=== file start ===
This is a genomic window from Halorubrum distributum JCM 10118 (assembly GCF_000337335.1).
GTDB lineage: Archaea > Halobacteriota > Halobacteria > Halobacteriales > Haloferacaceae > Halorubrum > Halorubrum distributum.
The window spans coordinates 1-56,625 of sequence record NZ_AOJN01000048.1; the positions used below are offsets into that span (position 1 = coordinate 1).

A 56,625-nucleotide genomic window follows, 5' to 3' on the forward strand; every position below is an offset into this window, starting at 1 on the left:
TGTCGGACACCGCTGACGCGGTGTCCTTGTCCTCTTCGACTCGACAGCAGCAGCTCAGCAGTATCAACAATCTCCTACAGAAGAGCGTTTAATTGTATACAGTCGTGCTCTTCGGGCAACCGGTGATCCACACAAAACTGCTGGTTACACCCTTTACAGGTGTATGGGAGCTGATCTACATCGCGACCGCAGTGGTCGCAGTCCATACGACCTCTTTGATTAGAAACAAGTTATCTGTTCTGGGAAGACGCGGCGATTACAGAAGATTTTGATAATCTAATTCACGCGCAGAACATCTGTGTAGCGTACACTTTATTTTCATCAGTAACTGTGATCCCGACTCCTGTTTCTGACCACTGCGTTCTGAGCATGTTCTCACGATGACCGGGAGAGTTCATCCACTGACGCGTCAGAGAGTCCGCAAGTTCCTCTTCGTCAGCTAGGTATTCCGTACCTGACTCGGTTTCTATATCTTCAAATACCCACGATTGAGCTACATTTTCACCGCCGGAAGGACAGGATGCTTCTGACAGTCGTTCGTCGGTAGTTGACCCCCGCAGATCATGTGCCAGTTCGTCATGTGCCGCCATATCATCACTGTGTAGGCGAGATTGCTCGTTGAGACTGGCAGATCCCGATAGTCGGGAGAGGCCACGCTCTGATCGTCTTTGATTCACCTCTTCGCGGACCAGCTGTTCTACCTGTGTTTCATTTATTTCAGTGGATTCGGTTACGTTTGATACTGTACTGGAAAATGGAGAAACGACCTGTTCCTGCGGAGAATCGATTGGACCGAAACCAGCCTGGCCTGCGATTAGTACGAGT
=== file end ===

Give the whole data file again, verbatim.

This is a genomic window from Halorubrum distributum JCM 10118 (assembly GCF_000337335.1).
GTDB lineage: Archaea > Halobacteriota > Halobacteria > Halobacteriales > Haloferacaceae > Halorubrum > Halorubrum distributum.
The window spans coordinates 1-56,625 of sequence record NZ_AOJN01000048.1; the positions used below are offsets into that span (position 1 = coordinate 1).

A 56,625-nucleotide genomic window follows, 5' to 3' on the forward strand; every position below is an offset into this window, starting at 1 on the left:
TGTCGGACACCGCTGACGCGGTGTCCTTGTCCTCTTCGACTCGACAGCAGCAGCTCAGCAGTATCAACAATCTCCTACAGAAGAGCGTTTAATTGTATACAGTCGTGCTCTTCGGGCAACCGGTGATCCACACAAAACTGCTGGTTACACCCTTTACAGGTGTATGGGAGCTGATCTACATCGCGACCGCAGTGGTCGCAGTCCATACGACCTCTTTGATTAGAAACAAGTTATCTGTTCTGGGAAGACGCGGCGATTACAGAAGATTTTGATAATCTAATTCACGCGCAGAACATCTGTGTAGCGTACACTTTATTTTCATCAGTAACTGTGATCCCGACTCCTGTTTCTGACCACTGCGTTCTGAGCATGTTCTCACGATGACCGGGAGAGTTCATCCACTGACGCGTCAGAGAGTCCGCAAGTTCCTCTTCGTCAGCTAGGTATTCCGTACCTGACTCGGTTTCTATATCTTCAAATACCCACGATTGAGCTACATTTTCACCGCCGGAAGGACAGGATGCTTCTGACAGTCGTTCGTCGGTAGTTGACCCCCGCAGATCATGTGCCAGTTCGTCATGTGCCGCCATATCATCACTGTGTAGGCGAGATTGCTCGTTGAGACTGGCAGATCCCGATAGTCGGGAGAGGCCACGCTCTGATCGTCTTTGATTCACCTCTTCGCGGACCAGCTGTTCTACCTGTGTTTCATTTATTTCAGTGGATTCGGTTACGTTTGATACTGTACTGGAAAATGGAGAAACGACCTGTTCCTGCGGAGAATCGATTGGACCGAAACCAGCCTGGCCTGCGATTAGTACGAGT